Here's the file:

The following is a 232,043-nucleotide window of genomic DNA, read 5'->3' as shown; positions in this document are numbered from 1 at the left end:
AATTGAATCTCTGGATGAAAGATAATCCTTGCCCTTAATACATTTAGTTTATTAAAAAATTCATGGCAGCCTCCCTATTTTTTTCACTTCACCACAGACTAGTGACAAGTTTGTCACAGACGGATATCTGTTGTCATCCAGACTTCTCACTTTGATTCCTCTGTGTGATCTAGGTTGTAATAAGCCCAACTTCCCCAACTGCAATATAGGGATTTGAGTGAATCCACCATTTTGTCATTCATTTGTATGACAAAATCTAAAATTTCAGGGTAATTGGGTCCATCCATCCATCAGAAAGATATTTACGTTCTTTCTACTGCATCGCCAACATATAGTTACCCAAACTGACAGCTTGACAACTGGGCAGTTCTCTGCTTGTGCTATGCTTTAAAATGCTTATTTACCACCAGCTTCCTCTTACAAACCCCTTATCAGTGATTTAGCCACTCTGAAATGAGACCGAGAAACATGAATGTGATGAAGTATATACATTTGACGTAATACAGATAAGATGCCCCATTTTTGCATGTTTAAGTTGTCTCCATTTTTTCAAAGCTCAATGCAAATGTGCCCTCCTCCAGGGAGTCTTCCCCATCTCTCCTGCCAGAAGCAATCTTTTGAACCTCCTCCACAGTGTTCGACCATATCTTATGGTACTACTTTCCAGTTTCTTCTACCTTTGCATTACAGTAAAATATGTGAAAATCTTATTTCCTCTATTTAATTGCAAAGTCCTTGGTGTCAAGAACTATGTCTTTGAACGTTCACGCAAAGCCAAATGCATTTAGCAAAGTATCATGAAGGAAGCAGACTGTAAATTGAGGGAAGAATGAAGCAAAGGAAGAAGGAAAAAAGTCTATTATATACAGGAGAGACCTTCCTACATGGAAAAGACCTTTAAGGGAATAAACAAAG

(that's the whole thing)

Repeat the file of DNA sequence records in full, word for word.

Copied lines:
The following is a 232,043-nucleotide window of genomic DNA, read 5'->3' as shown; positions in this document are numbered from 1 at the left end:
AATTGAATCTCTGGATGAAAGATAATCCTTGCCCTTAATACATTTAGTTTATTAAAAAATTCATGGCAGCCTCCCTATTTTTTTCACTTCACCACAGACTAGTGACAAGTTTGTCACAGACGGATATCTGTTGTCATCCAGACTTCTCACTTTGATTCCTCTGTGTGATCTAGGTTGTAATAAGCCCAACTTCCCCAACTGCAATATAGGGATTTGAGTGAATCCACCATTTTGTCATTCATTTGTATGACAAAATCTAAAATTTCAGGGTAATTGGGTCCATCCATCCATCAGAAAGATATTTACGTTCTTTCTACTGCATCGCCAACATATAGTTACCCAAACTGACAGCTTGACAACTGGGCAGTTCTCTGCTTGTGCTATGCTTTAAAATGCTTATTTACCACCAGCTTCCTCTTACAAACCCCTTATCAGTGATTTAGCCACTCTGAAATGAGACCGAGAAACATGAATGTGATGAAGTATATACATTTGACGTAATACAGATAAGATGCCCCATTTTTGCATGTTTAAGTTGTCTCCATTTTTTCAAAGCTCAATGCAAATGTGCCCTCCTCCAGGGAGTCTTCCCCATCTCTCCTGCCAGAAGCAATCTTTTGAACCTCCTCCACAGTGTTCGACCATATCTTATGGTACTACTTTCCAGTTTCTTCTACCTTTGCATTACAGTAAAATATGTGAAAATCTTATTTCCTCTATTTAATTGCAAAGTCCTTGGTGTCAAGAACTATGTCTTTGAACGTTCACGCAAAGCCAAATGCATTTAGCAAAGTATCATGAAGGAAGCAGACTGTAAATTGAGGGAAGAATGAAGCAAAGGAAGAAGGAAAAAAGTCTATTATATACAGGAGAGACCTTCCTACATGGAAAAGACCTTTAAGGGAATAAACAAAG